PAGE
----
Idaho Dispatch

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Idaho’s New Law Banning Boys from Girl’s Sports Supported by Trump Administration

By • July 6, 2020

A number of new laws went into effect in Idaho on July 1st.

We recently reported that Idaho’s expanded Constitutional Carry law went into effect on the same day.

Another controversial law that also took effect on July 1st is HB 500. The law prohibits high school and collegiate biological boys from participating in girl’s sports.

Recently, the Trump administration threw its support behind the law.

The Justice Department said in a statement,

Equal Protection Clause does not require states to abandon their efforts to provide biological women with equal opportunity to compete for, and enjoy the life-long benefits that flow from, participation in school athletics in order to accommodate the team preferences of transgender athletes.

The bill was sponsored by Rep. Barbara Ehardt (R-Idaho Falls).

HB 500 passed both the Idaho House and Idaho Senate with a supermajority and only a few Republicans voting against the bill.

A number of lawmakers cited recent trends of biological boys playing in girl’s sports like cycling, weight lifting, and track as a reason to pass the law. In Connecticut, three highschool girls are suing over biological boys being allowed to compete in track and field.

Blaine Conzatti with the Family Policy Alliance of Idaho praised Idaho’s new law. Back in March, he had this to say about the bill,

Idaho is the first state in the nation to enact this law protecting athletic opportunities for girls. The Fairness in Women’s Sports Act will keep the spirit of Title IX alive for generations of girls to come. We’ve answered the naysayers: it isn’t exclusionary to say that girls’ and women’s sports are for women, not for biological men. Our daughters are thanking legislators and the governor for saving girls’ sports!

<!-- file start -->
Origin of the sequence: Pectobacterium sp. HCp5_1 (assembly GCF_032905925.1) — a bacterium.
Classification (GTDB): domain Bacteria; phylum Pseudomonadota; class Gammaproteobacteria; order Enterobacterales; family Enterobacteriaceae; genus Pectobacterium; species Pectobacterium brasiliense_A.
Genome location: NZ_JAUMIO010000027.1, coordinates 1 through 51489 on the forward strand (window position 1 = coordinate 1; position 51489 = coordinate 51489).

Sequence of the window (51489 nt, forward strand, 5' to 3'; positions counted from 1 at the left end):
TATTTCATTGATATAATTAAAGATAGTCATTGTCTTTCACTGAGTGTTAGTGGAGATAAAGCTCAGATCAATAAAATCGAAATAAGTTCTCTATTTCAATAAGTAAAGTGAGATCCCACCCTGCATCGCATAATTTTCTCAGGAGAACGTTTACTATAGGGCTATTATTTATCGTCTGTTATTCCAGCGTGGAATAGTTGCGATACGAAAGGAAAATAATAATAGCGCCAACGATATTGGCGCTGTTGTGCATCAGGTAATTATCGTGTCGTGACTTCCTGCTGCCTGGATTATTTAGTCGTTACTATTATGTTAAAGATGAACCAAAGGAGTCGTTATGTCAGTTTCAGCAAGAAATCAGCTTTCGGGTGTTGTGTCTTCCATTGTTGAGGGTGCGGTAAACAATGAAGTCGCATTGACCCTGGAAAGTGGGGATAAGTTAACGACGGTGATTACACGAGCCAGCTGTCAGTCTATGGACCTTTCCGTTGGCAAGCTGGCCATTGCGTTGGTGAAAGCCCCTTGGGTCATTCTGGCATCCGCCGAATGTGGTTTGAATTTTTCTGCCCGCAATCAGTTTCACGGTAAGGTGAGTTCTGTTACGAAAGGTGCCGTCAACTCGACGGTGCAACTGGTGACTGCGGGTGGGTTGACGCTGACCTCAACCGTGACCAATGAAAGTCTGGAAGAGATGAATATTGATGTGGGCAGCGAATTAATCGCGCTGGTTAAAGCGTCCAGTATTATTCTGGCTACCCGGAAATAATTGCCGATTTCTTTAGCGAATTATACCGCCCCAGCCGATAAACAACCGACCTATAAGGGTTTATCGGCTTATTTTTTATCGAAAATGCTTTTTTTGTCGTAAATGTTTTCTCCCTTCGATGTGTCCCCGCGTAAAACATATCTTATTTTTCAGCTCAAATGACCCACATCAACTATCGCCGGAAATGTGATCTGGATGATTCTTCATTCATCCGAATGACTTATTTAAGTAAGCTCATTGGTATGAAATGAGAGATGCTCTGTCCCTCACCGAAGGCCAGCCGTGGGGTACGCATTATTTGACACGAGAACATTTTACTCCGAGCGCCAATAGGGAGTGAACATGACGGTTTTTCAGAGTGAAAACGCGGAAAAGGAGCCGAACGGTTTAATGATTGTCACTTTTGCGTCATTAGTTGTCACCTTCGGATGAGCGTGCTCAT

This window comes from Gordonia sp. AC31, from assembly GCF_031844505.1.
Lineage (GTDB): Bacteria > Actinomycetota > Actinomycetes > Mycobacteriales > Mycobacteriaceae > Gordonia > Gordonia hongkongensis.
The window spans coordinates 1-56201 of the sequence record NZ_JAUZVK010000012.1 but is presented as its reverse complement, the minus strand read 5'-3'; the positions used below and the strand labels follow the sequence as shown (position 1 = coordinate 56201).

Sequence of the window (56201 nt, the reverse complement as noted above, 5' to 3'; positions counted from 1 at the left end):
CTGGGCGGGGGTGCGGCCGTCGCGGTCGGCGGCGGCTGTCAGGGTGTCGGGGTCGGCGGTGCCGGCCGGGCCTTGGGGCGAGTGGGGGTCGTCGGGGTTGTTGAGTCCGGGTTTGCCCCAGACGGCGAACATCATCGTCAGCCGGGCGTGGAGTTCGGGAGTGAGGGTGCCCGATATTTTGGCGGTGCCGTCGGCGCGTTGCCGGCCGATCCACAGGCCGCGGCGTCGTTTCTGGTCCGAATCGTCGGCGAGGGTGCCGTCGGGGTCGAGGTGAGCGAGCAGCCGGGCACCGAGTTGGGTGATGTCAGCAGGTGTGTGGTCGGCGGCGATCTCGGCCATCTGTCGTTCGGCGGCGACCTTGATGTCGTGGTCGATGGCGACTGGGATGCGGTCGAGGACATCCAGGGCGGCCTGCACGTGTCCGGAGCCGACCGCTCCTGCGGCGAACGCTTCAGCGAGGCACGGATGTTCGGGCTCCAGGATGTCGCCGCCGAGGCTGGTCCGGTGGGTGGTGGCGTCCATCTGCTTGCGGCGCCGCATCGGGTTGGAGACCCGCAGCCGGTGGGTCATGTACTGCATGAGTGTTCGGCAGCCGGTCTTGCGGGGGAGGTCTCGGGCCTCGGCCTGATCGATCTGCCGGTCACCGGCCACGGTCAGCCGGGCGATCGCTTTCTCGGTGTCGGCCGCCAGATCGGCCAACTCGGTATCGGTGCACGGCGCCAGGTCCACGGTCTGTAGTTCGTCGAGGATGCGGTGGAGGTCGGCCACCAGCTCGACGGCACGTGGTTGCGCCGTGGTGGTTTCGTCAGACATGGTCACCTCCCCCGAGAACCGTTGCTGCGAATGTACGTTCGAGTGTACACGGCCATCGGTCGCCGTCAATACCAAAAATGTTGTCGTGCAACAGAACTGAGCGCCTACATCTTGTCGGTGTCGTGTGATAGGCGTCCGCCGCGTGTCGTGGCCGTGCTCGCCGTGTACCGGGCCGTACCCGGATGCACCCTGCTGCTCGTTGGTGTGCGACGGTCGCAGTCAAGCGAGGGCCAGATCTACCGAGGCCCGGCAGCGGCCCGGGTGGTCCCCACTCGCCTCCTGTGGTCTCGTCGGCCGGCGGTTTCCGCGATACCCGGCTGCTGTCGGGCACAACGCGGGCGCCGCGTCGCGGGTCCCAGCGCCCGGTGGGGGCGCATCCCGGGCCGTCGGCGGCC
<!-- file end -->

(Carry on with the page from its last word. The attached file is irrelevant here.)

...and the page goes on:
However, not everyone is happy about the new law, including the ACLU.

Even before the passage of HB 500, the ACLU was clear that it intended to file a lawsuit if the bill became law. That didn’t stop the Idaho legislature from moving the bill forward anyway.

Soon after Gov. Little signed the bill, the ACLU announced it had several plaintiffs who were suing the state of Idaho.

Ritchie Eppnik is the legal director for ACLU of Idaho.

He said in a statement,

The Trump administration has been attacking trans folks in the United States since basically inauguration day. It’s not surprising they made this a part of their anti-trans agenda as well.

Additionally, a number of Idaho’s biggest companies also opposed the bill.

Micron, Clif Bar, HP, and Chobani came out in opposition to HB 500.

The Idaho National Laboratory (INL) Director Mark Peters also sent a letter to Senate leaders earlier this year. He said in part,

As businesses, we’re committed to the principles of diversity and inclusion, and we are very proud to call Idaho home. It’s a privilege and honor to be ambassadors for the state in our daily interactions with customers, communities, and companies across the nation and around the world. We proudly talk about its strong and growing economy, and how it’s one of the best places in the nation to do business and live. Most important, we talk about the welcoming, big-hearted spirit of its people, and why our employees are so grateful to live and raise their families here.

The case is currently in Federal court and it may be some time before a judicial opinion is made.

It is also unclear how far each side is willing to go in appealing whatever decision is made. Both sides could appeal to the U.S. Supreme Court.

What do you think of Idaho’s law banning biological boys from girl’s sports?

Let us know in the comments below.

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Tags: ACLU, Barbara Ehardt, Department of Justice, HB 500, Idaho, Trump

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